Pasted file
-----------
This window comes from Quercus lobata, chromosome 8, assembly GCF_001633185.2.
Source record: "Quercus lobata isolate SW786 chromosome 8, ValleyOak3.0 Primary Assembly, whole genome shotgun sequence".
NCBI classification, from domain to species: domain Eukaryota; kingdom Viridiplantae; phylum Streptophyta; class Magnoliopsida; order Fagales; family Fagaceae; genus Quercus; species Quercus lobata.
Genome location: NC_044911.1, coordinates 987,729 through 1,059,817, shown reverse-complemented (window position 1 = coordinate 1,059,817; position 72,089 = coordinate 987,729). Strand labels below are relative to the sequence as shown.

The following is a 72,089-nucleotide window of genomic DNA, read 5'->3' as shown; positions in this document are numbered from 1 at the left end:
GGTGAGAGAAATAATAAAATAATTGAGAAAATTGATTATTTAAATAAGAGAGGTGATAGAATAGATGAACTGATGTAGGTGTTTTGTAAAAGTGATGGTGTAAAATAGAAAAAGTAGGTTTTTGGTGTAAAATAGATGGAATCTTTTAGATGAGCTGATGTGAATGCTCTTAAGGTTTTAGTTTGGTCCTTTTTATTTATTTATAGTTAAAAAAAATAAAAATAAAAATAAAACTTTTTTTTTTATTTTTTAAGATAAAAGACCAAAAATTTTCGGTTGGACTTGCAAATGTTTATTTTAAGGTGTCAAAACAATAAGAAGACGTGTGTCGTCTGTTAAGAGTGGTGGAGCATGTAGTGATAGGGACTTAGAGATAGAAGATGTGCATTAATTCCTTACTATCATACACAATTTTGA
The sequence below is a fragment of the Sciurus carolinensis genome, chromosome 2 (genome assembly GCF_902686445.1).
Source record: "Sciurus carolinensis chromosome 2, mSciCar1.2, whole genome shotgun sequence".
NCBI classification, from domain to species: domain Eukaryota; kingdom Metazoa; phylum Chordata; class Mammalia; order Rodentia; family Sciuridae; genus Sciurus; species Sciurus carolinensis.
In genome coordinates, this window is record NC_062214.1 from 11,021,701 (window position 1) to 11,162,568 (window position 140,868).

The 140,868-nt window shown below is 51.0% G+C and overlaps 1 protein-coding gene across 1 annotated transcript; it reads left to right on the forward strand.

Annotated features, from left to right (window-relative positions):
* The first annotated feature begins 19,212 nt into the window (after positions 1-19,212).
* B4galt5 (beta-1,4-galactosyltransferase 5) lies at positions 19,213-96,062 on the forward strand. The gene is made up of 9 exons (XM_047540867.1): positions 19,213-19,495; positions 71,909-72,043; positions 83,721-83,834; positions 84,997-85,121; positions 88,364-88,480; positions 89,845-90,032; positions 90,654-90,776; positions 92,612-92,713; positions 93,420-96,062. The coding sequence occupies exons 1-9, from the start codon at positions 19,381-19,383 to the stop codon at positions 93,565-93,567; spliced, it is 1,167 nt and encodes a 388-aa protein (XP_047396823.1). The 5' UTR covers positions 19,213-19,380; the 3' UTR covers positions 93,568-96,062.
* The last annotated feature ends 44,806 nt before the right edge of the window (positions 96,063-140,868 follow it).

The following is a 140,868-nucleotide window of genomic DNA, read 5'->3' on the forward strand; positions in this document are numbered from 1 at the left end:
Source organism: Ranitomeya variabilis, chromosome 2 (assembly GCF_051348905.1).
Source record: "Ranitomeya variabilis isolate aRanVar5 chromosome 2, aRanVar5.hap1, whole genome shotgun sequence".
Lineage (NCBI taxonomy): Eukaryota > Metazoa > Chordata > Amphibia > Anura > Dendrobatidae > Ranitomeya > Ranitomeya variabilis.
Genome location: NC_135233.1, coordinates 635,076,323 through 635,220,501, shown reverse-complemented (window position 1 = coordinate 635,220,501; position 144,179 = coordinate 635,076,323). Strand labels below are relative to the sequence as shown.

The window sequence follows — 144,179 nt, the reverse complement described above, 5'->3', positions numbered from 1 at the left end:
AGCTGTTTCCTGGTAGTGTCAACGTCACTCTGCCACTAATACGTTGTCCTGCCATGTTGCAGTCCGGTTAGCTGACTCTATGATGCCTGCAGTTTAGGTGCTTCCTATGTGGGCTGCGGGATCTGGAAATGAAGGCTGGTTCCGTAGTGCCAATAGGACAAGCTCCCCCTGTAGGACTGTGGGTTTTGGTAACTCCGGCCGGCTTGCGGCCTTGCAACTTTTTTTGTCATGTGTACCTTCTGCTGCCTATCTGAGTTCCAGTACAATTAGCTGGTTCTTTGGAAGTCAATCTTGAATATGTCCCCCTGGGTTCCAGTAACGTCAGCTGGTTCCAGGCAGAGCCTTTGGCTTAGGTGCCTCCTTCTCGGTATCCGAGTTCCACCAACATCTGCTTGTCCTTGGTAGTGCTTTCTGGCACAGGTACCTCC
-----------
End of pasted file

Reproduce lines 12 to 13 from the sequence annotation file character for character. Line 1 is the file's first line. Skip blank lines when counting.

Annotated features, from left to right (window-relative positions):
* The first annotated feature begins 19,212 nt into the window (after positions 1-19,212).